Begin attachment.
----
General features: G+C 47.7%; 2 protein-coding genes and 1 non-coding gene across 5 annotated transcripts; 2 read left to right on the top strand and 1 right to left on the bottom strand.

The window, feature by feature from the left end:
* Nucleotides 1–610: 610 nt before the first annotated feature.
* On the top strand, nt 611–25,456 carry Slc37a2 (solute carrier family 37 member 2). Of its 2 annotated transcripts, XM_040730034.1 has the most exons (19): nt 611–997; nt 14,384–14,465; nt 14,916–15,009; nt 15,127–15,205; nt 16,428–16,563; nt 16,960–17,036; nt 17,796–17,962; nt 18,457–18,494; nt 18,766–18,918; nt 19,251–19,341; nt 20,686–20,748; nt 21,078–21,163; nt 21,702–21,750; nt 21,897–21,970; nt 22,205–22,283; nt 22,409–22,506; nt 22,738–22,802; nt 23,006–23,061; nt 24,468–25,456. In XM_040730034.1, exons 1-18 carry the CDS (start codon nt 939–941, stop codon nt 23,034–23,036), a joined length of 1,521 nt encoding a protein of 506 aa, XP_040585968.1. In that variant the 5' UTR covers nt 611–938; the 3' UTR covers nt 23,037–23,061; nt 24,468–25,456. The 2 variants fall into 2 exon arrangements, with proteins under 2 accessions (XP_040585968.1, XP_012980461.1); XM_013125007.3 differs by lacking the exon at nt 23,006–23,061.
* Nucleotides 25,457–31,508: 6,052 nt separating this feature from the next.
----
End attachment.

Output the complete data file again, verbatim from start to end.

General features: G+C 47.7%; 2 protein-coding genes and 1 non-coding gene across 5 annotated transcripts; 2 read left to right on the top strand and 1 right to left on the bottom strand.

The window, feature by feature from the left end:
* Nucleotides 1–610: 610 nt before the first annotated feature.
* On the top strand, nt 611–25,456 carry Slc37a2 (solute carrier family 37 member 2). Of its 2 annotated transcripts, XM_040730034.1 has the most exons (19): nt 611–997; nt 14,384–14,465; nt 14,916–15,009; nt 15,127–15,205; nt 16,428–16,563; nt 16,960–17,036; nt 17,796–17,962; nt 18,457–18,494; nt 18,766–18,918; nt 19,251–19,341; nt 20,686–20,748; nt 21,078–21,163; nt 21,702–21,750; nt 21,897–21,970; nt 22,205–22,283; nt 22,409–22,506; nt 22,738–22,802; nt 23,006–23,061; nt 24,468–25,456. In XM_040730034.1, exons 1-18 carry the CDS (start codon nt 939–941, stop codon nt 23,034–23,036), a joined length of 1,521 nt encoding a protein of 506 aa, XP_040585968.1. In that variant the 5' UTR covers nt 611–938; the 3' UTR covers nt 23,037–23,061; nt 24,468–25,456. The 2 variants fall into 2 exon arrangements, with proteins under 2 accessions (XP_040585968.1, XP_012980461.1); XM_013125007.3 differs by lacking the exon at nt 23,006–23,061.
* Nucleotides 25,457–31,508: 6,052 nt separating this feature from the next.